July 4, 2020 • Life for Leaders
Scripture – Philippians 3:20-21 (NRSV)
But our citizenship is in heaven, and it is from there that we are expecting a Savior, the Lord Jesus Christ. He will transform the body of our humiliation that it may be conformed to the body of his glory, by the power that also enables him to make all things subject to himself.
As citizens of the United States celebrate Independence Day, we recognize that we have another, supreme citizenship. According to Philippians 3:20, “our citizenship is in heaven.” Thus, while offering thanks for the goodness of our nation, we are not caught in idolatrous nationalism. Rather, we affirm what is good and critique what is not, working as citizens of heaven and earth for God’s justice here and now, even as we long for the ultimate justice of God’s future.
Today is the Fourth of July, which means it is Independence Day in the United States. On this day Americans celebrate our freedom as a nation, remembering the signing of the Declaration of Independence on July 4, 1776 (or thereabouts).
Though we have a number of Life for Leaders readers who are not citizens of the U.S., most of us will be participating in some way in Fourth of July activities. This will be an unusual year, of course, given the limitations imposed by COVID-19 as well as the national reckoning with regard to racial justice. Still, the Fourth of July is a time for Americans to give thanks for what’s good about our country and to commit ourselves to the furtherance of “life, liberty, and the pursuit of happiness” for all Americans, especially those for whom access to such blessings has been limited or denied in the past.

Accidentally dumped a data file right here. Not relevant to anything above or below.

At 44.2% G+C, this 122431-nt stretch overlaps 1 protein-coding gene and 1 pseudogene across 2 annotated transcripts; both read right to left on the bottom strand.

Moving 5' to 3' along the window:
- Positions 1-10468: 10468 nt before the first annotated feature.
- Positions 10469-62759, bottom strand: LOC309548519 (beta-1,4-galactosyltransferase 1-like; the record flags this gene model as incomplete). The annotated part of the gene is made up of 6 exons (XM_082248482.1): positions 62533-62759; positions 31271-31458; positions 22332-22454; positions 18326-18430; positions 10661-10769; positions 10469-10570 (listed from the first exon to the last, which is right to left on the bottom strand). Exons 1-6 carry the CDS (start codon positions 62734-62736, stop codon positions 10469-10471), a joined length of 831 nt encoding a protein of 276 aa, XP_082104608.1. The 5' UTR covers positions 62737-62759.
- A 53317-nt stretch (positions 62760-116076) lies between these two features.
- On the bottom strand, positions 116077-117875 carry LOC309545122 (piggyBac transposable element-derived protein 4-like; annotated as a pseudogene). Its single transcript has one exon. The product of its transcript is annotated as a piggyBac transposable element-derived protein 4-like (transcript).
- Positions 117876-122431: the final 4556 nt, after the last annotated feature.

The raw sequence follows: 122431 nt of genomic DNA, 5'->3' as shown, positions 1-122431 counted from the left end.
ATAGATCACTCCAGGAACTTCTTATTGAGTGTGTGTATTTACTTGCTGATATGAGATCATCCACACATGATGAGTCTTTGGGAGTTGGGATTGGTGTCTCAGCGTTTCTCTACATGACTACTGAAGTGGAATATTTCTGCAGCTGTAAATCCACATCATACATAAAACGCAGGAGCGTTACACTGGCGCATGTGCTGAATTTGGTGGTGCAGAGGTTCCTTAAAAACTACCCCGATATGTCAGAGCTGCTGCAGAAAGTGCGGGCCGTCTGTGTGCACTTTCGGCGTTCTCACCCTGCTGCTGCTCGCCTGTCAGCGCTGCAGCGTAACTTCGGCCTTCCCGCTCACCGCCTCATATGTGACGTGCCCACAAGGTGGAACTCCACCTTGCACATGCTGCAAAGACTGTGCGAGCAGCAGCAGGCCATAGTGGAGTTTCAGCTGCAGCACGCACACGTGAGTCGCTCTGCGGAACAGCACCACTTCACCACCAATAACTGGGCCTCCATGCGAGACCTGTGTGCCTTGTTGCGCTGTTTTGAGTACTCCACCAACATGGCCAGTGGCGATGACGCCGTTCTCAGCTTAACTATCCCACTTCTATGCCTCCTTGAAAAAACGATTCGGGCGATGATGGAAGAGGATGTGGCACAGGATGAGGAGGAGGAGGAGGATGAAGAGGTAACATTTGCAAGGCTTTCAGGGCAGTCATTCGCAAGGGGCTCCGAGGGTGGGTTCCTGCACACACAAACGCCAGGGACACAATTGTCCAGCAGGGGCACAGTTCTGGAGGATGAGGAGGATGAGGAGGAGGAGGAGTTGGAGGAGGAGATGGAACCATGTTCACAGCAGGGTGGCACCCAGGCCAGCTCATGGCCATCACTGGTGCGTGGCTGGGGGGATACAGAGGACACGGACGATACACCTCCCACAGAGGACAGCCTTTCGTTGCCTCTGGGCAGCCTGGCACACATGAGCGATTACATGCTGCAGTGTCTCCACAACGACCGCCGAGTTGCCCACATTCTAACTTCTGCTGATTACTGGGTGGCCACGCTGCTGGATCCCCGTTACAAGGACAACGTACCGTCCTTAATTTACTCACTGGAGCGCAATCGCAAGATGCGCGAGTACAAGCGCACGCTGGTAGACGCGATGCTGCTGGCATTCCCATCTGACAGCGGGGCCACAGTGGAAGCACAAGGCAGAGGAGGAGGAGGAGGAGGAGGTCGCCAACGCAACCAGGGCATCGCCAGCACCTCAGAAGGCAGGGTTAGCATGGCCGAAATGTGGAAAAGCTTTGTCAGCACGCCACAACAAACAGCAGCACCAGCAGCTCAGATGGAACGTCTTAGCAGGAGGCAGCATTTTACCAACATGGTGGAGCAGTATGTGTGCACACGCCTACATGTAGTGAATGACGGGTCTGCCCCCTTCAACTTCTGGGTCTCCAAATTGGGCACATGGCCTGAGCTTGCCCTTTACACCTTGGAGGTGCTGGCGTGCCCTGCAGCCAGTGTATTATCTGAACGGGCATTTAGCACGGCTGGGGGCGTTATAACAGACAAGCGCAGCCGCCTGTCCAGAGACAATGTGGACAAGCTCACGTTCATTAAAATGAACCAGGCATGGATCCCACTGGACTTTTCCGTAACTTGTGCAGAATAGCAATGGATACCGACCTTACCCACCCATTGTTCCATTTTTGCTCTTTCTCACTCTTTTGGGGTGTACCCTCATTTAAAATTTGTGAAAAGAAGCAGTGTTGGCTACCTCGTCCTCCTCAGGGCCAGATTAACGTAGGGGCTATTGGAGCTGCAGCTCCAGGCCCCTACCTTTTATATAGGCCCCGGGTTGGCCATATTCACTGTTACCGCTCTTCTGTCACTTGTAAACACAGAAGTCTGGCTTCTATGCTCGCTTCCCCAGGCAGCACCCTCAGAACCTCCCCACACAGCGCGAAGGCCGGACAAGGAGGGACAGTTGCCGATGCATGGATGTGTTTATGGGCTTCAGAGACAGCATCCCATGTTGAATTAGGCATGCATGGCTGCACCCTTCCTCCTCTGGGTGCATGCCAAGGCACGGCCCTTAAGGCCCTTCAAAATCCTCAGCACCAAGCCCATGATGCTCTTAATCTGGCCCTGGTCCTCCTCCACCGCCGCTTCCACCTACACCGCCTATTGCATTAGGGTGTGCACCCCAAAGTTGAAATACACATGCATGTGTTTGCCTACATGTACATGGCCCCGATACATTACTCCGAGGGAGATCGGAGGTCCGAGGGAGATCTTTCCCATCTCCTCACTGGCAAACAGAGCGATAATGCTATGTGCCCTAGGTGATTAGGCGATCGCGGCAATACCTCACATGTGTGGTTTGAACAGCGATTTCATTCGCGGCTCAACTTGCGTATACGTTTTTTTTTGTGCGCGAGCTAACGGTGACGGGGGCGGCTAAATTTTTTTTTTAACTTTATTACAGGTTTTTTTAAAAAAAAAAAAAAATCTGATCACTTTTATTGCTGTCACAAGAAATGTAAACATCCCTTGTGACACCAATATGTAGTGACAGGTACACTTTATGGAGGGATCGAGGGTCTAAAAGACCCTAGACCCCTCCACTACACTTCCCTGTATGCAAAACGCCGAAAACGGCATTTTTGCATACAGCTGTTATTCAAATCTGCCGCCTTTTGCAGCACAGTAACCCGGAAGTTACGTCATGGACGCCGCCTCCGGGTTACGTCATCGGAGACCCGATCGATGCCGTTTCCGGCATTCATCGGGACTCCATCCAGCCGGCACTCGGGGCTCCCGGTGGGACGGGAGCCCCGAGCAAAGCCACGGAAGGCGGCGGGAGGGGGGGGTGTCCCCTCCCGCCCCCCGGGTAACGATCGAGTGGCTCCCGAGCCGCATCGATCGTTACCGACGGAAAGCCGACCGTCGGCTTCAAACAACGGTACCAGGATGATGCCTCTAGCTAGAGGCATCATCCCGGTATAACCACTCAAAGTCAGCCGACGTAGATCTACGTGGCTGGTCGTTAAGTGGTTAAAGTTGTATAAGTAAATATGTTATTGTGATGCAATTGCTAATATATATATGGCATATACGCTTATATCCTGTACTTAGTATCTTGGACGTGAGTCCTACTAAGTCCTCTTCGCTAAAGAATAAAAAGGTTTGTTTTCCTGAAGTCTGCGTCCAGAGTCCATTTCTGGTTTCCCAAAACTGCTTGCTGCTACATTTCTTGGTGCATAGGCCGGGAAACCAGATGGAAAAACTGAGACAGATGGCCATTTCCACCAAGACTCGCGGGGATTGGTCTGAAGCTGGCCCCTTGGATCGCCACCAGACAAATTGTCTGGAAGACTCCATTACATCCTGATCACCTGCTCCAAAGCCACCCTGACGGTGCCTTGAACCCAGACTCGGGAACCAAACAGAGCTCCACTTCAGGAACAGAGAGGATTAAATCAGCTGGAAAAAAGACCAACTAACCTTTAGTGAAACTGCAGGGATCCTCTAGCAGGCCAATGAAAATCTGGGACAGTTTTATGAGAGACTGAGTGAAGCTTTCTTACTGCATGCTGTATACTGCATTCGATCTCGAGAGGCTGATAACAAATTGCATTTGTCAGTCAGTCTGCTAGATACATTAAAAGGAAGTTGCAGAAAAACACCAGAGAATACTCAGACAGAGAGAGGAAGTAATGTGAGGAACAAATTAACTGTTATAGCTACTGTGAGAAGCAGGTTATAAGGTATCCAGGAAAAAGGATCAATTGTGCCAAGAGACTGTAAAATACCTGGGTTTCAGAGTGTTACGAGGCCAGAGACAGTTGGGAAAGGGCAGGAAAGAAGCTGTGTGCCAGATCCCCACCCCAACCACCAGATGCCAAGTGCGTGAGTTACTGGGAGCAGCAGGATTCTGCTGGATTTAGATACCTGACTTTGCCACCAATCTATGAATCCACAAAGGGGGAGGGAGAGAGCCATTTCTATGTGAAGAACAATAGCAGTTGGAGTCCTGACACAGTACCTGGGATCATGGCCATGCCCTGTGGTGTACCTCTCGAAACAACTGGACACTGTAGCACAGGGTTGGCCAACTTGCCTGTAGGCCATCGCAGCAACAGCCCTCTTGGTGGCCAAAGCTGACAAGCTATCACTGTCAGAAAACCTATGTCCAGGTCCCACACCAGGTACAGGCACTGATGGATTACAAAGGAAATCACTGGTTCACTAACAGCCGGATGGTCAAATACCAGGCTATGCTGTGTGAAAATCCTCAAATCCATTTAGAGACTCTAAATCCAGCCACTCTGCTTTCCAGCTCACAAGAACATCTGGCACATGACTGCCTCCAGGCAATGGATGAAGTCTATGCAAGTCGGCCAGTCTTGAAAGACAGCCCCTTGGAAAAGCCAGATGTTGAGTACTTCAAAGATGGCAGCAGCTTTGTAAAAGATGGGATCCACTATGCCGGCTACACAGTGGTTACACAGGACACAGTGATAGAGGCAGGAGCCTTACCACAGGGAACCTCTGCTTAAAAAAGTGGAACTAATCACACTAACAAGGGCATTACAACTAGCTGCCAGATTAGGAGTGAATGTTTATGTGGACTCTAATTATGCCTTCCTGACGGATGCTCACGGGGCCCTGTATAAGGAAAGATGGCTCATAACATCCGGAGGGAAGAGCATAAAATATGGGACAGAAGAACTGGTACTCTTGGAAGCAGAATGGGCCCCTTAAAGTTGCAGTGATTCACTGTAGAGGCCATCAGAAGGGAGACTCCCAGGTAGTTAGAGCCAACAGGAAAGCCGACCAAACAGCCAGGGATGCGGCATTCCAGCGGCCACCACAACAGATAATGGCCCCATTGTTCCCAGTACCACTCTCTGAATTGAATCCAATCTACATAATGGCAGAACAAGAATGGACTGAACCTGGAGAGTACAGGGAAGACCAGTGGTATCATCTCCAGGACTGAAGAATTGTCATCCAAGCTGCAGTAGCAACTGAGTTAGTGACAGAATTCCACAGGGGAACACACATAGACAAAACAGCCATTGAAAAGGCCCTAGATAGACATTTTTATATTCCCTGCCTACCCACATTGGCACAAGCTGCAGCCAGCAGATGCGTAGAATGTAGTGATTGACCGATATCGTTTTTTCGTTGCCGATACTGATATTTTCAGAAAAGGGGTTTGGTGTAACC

Christians always experience a peculiar allegiance to whatever nation we call home. While we value our earthly citizenship, we acknowledge an unusual citizenship as well. As the Apostle Paul wrote to the Christians in ancient Philippi, “our citizenship is in heaven” (3:20). Paul used the language of citizenship quite intentionally here for a couple of reasons. First, he knew that the people in Philippi had their own brand of unusual citizenship; they were citizens of the city of Philippi and, because of their special situation, citizens of Rome as well. The Philippians were proud of their dual citizenship. They were honored to be Roman citizens even though they lived far away from the imperial capital. They felt patriotic pride as privileged citizens of Rome.
Second, though Paul did not deny the Philippians’ earthly civic relationships, he did reframe the nature of their citizenship. The Philippian Christians were not just citizens of Philippi and citizens of Rome. They were, most profoundly, citizens of heaven. Their primary citizenship was a heavenly one. And their primary Lord was not the Roman Caesar, but the “Savior, the Lord Jesus Christ” (3:20). During Paul’s day, allegiance to Christ as Lord made one a social outcast. A few decades later it would make one a martyr. Confessing Christ as Lord meant denying that Caesar was Lord, and this was worthy of execution from the Roman point of view.